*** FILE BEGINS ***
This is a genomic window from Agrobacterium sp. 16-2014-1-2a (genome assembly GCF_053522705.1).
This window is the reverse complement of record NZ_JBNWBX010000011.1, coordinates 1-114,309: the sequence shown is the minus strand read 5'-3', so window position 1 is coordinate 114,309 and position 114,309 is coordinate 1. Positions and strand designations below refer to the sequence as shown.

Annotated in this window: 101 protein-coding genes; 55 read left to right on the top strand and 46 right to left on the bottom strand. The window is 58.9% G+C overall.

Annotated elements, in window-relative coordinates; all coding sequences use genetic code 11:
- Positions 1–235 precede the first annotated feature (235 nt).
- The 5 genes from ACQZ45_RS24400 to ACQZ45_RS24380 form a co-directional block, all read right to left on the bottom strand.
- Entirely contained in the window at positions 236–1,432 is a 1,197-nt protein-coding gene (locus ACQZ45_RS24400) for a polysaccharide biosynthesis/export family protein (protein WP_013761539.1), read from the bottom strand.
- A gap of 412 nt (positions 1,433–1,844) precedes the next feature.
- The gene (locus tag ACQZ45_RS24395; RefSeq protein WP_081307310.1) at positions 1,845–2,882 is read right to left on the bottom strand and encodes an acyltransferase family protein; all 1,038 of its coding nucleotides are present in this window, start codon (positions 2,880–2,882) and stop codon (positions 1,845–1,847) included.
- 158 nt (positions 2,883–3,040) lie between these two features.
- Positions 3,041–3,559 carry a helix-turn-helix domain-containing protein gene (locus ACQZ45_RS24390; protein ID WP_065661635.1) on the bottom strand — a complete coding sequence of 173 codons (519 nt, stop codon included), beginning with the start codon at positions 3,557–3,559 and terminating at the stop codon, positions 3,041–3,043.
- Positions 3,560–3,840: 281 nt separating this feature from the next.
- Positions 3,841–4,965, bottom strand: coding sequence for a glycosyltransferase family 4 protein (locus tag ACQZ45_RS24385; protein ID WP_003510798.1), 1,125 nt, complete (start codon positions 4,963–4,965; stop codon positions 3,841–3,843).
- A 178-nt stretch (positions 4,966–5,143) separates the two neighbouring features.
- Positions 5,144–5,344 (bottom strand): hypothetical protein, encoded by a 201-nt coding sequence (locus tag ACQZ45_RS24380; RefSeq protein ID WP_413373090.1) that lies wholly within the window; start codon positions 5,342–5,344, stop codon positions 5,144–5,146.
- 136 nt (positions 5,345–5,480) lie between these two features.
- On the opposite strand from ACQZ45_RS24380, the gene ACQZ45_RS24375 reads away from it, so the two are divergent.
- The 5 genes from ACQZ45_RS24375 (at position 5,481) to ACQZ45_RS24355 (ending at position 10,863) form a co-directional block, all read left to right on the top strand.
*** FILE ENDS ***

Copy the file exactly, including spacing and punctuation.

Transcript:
This is a genomic window from Agrobacterium sp. 16-2014-1-2a (genome assembly GCF_053522705.1).
This window is the reverse complement of record NZ_JBNWBX010000011.1, coordinates 1-114,309: the sequence shown is the minus strand read 5'-3', so window position 1 is coordinate 114,309 and position 114,309 is coordinate 1. Positions and strand designations below refer to the sequence as shown.

Annotated in this window: 101 protein-coding genes; 55 read left to right on the top strand and 46 right to left on the bottom strand. The window is 58.9% G+C overall.

Annotated elements, in window-relative coordinates; all coding sequences use genetic code 11:
- Positions 1–235 precede the first annotated feature (235 nt).
- The 5 genes from ACQZ45_RS24400 to ACQZ45_RS24380 form a co-directional block, all read right to left on the bottom strand.
- Entirely contained in the window at positions 236–1,432 is a 1,197-nt protein-coding gene (locus ACQZ45_RS24400) for a polysaccharide biosynthesis/export family protein (protein WP_013761539.1), read from the bottom strand.
- A gap of 412 nt (positions 1,433–1,844) precedes the next feature.
- The gene (locus tag ACQZ45_RS24395; RefSeq protein WP_081307310.1) at positions 1,845–2,882 is read right to left on the bottom strand and encodes an acyltransferase family protein; all 1,038 of its coding nucleotides are present in this window, start codon (positions 2,880–2,882) and stop codon (positions 1,845–1,847) included.
- 158 nt (positions 2,883–3,040) lie between these two features.
- Positions 3,041–3,559 carry a helix-turn-helix domain-containing protein gene (locus ACQZ45_RS24390; protein ID WP_065661635.1) on the bottom strand — a complete coding sequence of 173 codons (519 nt, stop codon included), beginning with the start codon at positions 3,557–3,559 and terminating at the stop codon, positions 3,041–3,043.
- Positions 3,560–3,840: 281 nt separating this feature from the next.
- Positions 3,841–4,965, bottom strand: coding sequence for a glycosyltransferase family 4 protein (locus tag ACQZ45_RS24385; protein ID WP_003510798.1), 1,125 nt, complete (start codon positions 4,963–4,965; stop codon positions 3,841–3,843).
- A 178-nt stretch (positions 4,966–5,143) separates the two neighbouring features.
- Positions 5,144–5,344 (bottom strand): hypothetical protein, encoded by a 201-nt coding sequence (locus tag ACQZ45_RS24380; RefSeq protein ID WP_413373090.1) that lies wholly within the window; start codon positions 5,342–5,344, stop codon positions 5,144–5,146.
- 136 nt (positions 5,345–5,480) lie between these two features.
- On the opposite strand from ACQZ45_RS24380, the gene ACQZ45_RS24375 reads away from it, so the two are divergent.
- The 5 genes from ACQZ45_RS24375 (at position 5,481) to ACQZ45_RS24355 (ending at position 10,863) form a co-directional block, all read left to right on the top strand.